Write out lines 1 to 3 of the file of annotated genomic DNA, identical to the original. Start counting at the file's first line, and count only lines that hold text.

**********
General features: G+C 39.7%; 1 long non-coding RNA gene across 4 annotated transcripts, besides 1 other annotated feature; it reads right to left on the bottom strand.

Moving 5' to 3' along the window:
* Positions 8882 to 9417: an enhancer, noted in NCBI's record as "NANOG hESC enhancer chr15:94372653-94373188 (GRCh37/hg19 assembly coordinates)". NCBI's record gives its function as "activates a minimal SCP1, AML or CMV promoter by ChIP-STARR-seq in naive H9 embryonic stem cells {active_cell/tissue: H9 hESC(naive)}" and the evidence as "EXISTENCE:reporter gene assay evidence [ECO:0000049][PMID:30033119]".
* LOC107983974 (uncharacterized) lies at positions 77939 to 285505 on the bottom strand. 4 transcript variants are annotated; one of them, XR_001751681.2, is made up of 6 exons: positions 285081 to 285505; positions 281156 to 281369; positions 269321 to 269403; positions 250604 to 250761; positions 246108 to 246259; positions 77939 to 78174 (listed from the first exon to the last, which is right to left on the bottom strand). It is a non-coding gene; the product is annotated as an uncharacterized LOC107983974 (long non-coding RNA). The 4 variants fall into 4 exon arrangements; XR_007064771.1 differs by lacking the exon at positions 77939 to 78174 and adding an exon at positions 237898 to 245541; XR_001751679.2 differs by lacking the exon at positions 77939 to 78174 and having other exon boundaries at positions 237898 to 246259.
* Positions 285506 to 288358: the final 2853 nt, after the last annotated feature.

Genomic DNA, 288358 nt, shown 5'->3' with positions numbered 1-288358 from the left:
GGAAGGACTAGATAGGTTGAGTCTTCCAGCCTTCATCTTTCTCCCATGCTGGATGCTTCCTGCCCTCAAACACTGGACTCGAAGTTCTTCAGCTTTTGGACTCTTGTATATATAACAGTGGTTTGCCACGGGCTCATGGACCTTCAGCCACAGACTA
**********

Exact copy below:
General features: G+C 39.7%; 1 long non-coding RNA gene across 4 annotated transcripts, besides 1 other annotated feature; it reads right to left on the bottom strand.

Moving 5' to 3' along the window:
* Positions 8882 to 9417: an enhancer, noted in NCBI's record as "NANOG hESC enhancer chr15:94372653-94373188 (GRCh37/hg19 assembly coordinates)". NCBI's record gives its function as "activates a minimal SCP1, AML or CMV promoter by ChIP-STARR-seq in naive H9 embryonic stem cells {active_cell/tissue: H9 hESC(naive)}" and the evidence as "EXISTENCE:reporter gene assay evidence [ECO:0000049][PMID:30033119]".